It was good to see so many of you at the recent ASFA Conference and I hope you found it entertaining, informative, occasionally confronting, but above all thought-provoking.

Now that Conference is over we look ahead to a Retirement Income Review, the release of APRA’s heatmaps, and the procession of legislation arising from the Royal Commission’s recommendations. Looking at all of this, and not forgetting all the other recent reviews and inquiries, you could be forgiven for concluding that the Australian retirement system was in a terrible condition and desperately in need of rescue.

But of course, this is not the case. We are at the mercy of a false and negative narrative trope, which has gathered strength over time despite there being few facts to support it.

There is an irony in the fact that the Lucky Country always tends to downplay its successes and accentuate the negatives. The Australian superannuation system is greatly admired by people from other countries who are familiar with it. I recently appeared on a panel at a conference in the UK where we were all asked which system we would choose; the other panellists unreservedly chose the Australian system because of the benefits it provides at a relatively low cost and because it does not impose a significant enduring liability on employers.

As we head into 2020, ASFA will continue to fight the false narratives that attach themselves to the Australian super story like barnacles and the national tendency to agree with Hanrahan from John O’Brien’s immortal Australian poem, that ‘we’ll all be rooned’ no matter how propitious the conditions are.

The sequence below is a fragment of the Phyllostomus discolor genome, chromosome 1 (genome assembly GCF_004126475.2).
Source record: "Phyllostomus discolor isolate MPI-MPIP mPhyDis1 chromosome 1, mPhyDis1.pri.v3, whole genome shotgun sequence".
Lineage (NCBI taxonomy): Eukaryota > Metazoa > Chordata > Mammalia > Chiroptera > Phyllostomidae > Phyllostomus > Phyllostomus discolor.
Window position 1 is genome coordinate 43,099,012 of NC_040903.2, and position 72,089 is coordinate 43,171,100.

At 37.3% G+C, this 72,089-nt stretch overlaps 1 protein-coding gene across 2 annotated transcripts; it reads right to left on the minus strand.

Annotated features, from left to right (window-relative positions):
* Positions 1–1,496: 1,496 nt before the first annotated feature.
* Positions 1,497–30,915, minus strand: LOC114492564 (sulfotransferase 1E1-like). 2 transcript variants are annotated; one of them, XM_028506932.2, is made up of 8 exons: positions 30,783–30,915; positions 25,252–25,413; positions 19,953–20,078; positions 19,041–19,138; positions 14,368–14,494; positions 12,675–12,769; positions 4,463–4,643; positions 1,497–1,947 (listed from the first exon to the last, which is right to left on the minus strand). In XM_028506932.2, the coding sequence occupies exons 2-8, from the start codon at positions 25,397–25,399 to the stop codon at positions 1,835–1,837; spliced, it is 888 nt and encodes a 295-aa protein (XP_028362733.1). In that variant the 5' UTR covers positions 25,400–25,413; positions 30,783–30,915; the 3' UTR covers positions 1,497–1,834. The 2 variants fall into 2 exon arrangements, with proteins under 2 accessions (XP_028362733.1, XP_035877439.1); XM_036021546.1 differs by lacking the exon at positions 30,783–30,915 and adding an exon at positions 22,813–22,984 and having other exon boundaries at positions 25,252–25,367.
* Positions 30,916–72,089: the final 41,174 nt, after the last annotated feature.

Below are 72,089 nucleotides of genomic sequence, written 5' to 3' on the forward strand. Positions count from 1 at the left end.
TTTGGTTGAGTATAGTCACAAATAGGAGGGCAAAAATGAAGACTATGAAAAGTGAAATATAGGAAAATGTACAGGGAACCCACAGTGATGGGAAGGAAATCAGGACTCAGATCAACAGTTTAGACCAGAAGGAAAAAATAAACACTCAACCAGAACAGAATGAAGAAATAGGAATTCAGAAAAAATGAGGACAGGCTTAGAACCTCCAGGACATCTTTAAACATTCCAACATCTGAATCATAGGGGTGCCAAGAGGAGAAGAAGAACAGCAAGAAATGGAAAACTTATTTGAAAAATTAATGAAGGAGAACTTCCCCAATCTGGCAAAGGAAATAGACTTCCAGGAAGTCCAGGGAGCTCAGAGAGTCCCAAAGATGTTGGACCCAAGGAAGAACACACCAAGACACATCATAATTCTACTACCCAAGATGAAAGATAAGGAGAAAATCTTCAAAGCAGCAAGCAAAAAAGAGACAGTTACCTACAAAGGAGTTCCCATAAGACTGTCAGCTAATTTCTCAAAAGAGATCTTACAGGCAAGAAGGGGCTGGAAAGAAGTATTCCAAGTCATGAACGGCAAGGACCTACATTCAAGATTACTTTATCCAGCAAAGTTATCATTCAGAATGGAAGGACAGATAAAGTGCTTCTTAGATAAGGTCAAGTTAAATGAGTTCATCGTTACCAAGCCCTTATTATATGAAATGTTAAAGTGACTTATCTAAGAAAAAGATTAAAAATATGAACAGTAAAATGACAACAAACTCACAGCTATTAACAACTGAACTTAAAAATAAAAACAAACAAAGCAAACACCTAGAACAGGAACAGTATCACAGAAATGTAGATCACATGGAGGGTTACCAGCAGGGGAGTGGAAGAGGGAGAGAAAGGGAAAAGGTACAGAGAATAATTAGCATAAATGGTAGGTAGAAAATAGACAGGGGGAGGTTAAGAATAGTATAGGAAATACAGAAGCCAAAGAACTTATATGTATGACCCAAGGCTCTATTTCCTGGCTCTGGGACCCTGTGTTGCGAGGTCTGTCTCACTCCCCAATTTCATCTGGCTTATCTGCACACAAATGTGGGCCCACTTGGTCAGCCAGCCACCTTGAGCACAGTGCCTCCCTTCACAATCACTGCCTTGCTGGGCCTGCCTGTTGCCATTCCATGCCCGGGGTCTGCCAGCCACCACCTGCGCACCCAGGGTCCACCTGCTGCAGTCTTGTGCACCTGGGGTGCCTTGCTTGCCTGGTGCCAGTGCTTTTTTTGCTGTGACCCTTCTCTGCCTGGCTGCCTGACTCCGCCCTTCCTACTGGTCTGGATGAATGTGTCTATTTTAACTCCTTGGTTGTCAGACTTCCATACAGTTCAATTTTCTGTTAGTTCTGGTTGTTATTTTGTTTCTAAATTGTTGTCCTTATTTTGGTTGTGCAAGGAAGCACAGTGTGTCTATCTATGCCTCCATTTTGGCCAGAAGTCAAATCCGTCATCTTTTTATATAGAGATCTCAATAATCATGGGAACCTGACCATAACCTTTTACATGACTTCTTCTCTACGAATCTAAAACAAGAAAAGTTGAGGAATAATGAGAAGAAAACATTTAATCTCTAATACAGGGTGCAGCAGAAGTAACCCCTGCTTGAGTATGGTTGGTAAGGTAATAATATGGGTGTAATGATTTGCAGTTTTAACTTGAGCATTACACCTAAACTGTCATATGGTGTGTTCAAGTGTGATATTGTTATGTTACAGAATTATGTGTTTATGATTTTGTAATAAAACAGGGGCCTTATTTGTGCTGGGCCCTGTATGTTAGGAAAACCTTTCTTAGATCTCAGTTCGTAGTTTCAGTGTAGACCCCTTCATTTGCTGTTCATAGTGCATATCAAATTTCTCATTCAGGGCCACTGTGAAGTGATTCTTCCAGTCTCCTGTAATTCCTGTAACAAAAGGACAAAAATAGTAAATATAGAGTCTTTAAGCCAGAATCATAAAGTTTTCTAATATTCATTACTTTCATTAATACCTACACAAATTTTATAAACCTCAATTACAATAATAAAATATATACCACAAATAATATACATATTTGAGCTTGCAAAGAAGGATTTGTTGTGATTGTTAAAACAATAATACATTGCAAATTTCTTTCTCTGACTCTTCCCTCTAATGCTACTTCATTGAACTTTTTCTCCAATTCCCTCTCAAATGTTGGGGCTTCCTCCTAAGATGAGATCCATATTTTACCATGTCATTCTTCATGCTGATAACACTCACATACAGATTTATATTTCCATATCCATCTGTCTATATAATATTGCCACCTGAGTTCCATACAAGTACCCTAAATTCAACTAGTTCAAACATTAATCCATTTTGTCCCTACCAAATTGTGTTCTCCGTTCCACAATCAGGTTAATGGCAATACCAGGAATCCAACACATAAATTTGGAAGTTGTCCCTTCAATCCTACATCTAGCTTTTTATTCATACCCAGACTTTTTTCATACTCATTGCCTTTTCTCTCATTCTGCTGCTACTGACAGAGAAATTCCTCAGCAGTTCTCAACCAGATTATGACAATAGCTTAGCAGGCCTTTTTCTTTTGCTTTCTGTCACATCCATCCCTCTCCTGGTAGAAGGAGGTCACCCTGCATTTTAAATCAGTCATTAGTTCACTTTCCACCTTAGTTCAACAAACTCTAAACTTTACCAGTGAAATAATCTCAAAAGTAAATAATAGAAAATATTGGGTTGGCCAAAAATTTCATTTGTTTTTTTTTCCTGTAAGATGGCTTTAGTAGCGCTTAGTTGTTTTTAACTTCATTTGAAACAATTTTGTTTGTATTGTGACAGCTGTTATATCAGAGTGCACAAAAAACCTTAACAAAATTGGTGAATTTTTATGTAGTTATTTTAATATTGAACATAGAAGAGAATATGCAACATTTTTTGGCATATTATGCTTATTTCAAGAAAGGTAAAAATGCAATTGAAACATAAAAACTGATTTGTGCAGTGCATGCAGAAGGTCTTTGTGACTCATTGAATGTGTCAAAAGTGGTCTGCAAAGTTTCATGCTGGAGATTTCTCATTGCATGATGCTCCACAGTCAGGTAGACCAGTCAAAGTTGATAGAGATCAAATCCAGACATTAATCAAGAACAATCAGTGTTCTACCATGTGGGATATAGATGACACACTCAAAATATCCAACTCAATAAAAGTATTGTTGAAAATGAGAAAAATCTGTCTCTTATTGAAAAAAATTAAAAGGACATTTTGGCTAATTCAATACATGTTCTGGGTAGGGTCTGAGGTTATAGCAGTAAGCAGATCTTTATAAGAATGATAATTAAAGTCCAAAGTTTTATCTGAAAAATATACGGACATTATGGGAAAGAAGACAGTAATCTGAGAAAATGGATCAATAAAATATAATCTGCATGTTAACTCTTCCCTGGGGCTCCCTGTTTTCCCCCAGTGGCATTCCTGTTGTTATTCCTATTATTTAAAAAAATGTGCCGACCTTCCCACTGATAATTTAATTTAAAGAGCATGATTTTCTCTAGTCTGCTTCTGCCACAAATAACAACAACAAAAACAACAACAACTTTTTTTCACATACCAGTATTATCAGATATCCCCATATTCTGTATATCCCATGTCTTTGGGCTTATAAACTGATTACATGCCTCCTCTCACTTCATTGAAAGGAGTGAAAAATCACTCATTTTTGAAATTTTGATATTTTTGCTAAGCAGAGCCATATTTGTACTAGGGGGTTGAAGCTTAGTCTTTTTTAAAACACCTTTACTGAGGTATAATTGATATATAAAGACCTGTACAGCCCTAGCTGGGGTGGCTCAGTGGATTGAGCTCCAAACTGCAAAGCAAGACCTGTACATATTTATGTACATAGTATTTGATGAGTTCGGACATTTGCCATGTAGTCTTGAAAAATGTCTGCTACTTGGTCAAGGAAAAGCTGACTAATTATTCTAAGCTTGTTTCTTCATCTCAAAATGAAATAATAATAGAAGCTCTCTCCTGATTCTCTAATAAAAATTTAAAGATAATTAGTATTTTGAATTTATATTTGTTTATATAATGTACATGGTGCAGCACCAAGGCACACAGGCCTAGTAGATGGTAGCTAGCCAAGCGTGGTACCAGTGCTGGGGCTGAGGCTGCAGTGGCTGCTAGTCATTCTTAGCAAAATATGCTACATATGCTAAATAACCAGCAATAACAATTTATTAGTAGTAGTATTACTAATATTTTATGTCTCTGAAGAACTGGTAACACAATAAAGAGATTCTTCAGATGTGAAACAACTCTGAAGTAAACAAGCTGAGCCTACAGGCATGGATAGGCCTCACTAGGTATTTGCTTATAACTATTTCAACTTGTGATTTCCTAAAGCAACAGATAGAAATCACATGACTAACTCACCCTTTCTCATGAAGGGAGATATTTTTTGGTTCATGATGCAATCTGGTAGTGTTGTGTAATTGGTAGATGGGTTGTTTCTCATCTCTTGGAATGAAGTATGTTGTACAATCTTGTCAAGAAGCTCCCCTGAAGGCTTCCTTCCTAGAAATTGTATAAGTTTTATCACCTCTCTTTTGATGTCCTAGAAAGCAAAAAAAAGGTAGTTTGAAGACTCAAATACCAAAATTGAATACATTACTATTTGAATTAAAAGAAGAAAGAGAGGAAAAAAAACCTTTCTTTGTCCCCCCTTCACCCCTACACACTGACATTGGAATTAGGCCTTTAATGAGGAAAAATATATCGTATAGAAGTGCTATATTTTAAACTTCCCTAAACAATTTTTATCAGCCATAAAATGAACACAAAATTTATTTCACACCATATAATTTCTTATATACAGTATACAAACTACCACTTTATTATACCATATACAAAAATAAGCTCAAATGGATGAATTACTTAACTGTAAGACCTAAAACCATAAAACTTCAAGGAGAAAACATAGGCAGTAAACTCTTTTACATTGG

We will continue to point out the successes of the superannuation system: that it is increasingly equitable; that it is affordable; that it provides Australians with a standard of living in retirement that their parents and grandparents would be envious of; the need and the benefits of moving to an SG rate 0f 12 per cent and the fact it provides Australia with a national pool of savings that supports many other economic benefits.

We of course acknowledge that the system is not perfect and we will also continue to promote policies that will make the system even better: getting rid of the $450 per month minimum SG threshold; raising the bar and supporting the orderly resolution of severe habitual underperforming funds; reducing the number of multiple accounts; and promoting other reforms that will make the system more efficient and more equitable, especially for women.

Finally, we will continue to defend the central pillars of the Australian retirement system: its universality and its compulsory nature. Without these two fundamental elements the system would not deliver on its promise and we know what the opposite would deliver – we just have to look to our own past and overseas to see the results.

In short, we will continue to fight the false narratives peddled by the anti-retirement brigade whose basic position seems to be that the old age pension should be the limit of retirement aspiration and that it’s, if anything, too good for many. We need to change the story, from pessimism, false comparisons and worst-case scenarios to a fair, clear-sighted and fact-based narrative. What is generally admired throughout the world should be equally respected at home and that is our fundamental task.